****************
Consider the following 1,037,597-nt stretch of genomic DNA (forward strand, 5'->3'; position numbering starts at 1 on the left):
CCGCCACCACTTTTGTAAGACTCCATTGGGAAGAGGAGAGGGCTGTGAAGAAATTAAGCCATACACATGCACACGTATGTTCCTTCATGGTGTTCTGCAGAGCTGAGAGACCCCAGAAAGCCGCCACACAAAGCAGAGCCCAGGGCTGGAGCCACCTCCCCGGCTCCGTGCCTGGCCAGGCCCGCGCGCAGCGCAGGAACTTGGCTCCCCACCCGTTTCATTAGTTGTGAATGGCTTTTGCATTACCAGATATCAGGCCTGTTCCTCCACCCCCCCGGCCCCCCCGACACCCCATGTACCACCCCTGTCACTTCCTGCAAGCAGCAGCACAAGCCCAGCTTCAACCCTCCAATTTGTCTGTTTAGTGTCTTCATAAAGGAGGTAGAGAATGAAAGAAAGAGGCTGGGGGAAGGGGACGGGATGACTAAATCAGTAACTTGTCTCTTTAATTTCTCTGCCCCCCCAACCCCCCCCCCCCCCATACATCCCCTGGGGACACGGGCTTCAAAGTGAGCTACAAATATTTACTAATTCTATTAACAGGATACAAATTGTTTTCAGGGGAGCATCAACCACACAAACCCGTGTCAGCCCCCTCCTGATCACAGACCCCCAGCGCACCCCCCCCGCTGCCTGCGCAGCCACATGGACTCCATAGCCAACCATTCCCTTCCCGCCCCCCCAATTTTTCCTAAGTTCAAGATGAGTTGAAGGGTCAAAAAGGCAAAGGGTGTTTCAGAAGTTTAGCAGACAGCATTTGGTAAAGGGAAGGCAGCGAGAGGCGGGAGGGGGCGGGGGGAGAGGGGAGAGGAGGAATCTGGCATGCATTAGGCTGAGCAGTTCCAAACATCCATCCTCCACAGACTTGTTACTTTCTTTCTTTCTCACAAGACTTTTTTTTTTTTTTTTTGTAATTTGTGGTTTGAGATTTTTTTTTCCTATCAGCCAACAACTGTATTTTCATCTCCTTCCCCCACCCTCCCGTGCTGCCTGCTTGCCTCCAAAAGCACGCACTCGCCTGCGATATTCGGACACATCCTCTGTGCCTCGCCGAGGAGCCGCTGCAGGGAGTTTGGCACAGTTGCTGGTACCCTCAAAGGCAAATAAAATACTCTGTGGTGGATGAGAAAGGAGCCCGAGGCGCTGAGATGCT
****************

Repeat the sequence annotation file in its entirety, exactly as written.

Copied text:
Consider the following 1,037,597-nt stretch of genomic DNA (forward strand, 5'->3'; position numbering starts at 1 on the left):
CCGCCACCACTTTTGTAAGACTCCATTGGGAAGAGGAGAGGGCTGTGAAGAAATTAAGCCATACACATGCACACGTATGTTCCTTCATGGTGTTCTGCAGAGCTGAGAGACCCCAGAAAGCCGCCACACAAAGCAGAGCCCAGGGCTGGAGCCACCTCCCCGGCTCCGTGCCTGGCCAGGCCCGCGCGCAGCGCAGGAACTTGGCTCCCCACCCGTTTCATTAGTTGTGAATGGCTTTTGCATTACCAGATATCAGGCCTGTTCCTCCACCCCCCCGGCCCCCCCGACACCCCATGTACCACCCCTGTCACTTCCTGCAAGCAGCAGCACAAGCCCAGCTTCAACCCTCCAATTTGTCTGTTTAGTGTCTTCATAAAGGAGGTAGAGAATGAAAGAAAGAGGCTGGGGGAAGGGGACGGGATGACTAAATCAGTAACTTGTCTCTTTAATTTCTCTGCCCCCCCAACCCCCCCCCCCCCCATACATCCCCTGGGGACACGGGCTTCAAAGTGAGCTACAAATATTTACTAATTCTATTAACAGGATACAAATTGTTTTCAGGGGAGCATCAACCACACAAACCCGTGTCAGCCCCCTCCTGATCACAGACCCCCAGCGCACCCCCCCCGCTGCCTGCGCAGCCACATGGACTCCATAGCCAACCATTCCCTTCCCGCCCCCCCAATTTTTCCTAAGTTCAAGATGAGTTGAAGGGTCAAAAAGGCAAAGGGTGTTTCAGAAGTTTAGCAGACAGCATTTGGTAAAGGGAAGGCAGCGAGAGGCGGGAGGGGGCGGGGGGAGAGGGGAGAGGAGGAATCTGGCATGCATTAGGCTGAGCAGTTCCAAACATCCATCCTCCACAGACTTGTTACTTTCTTTCTTTCTCACAAGACTTTTTTTTTTTTTTTTTGTAATTTGTGGTTTGAGATTTTTTTTTCCTATCAGCCAACAACTGTATTTTCATCTCCTTCCCCCACCCTCCCGTGCTGCCTGCTTGCCTCCAAAAGCACGCACTCGCCTGCGATATTCGGACACATCCTCTGTGCCTCGCCGAGGAGCCGCTGCAGGGAGTTTGGCACAGTTGCTGGTACCCTCAAAGGCAAATAAAATACTCTGTGGTGGATGAGAAAGGAGCCCGAGGCGCTGAGATGCT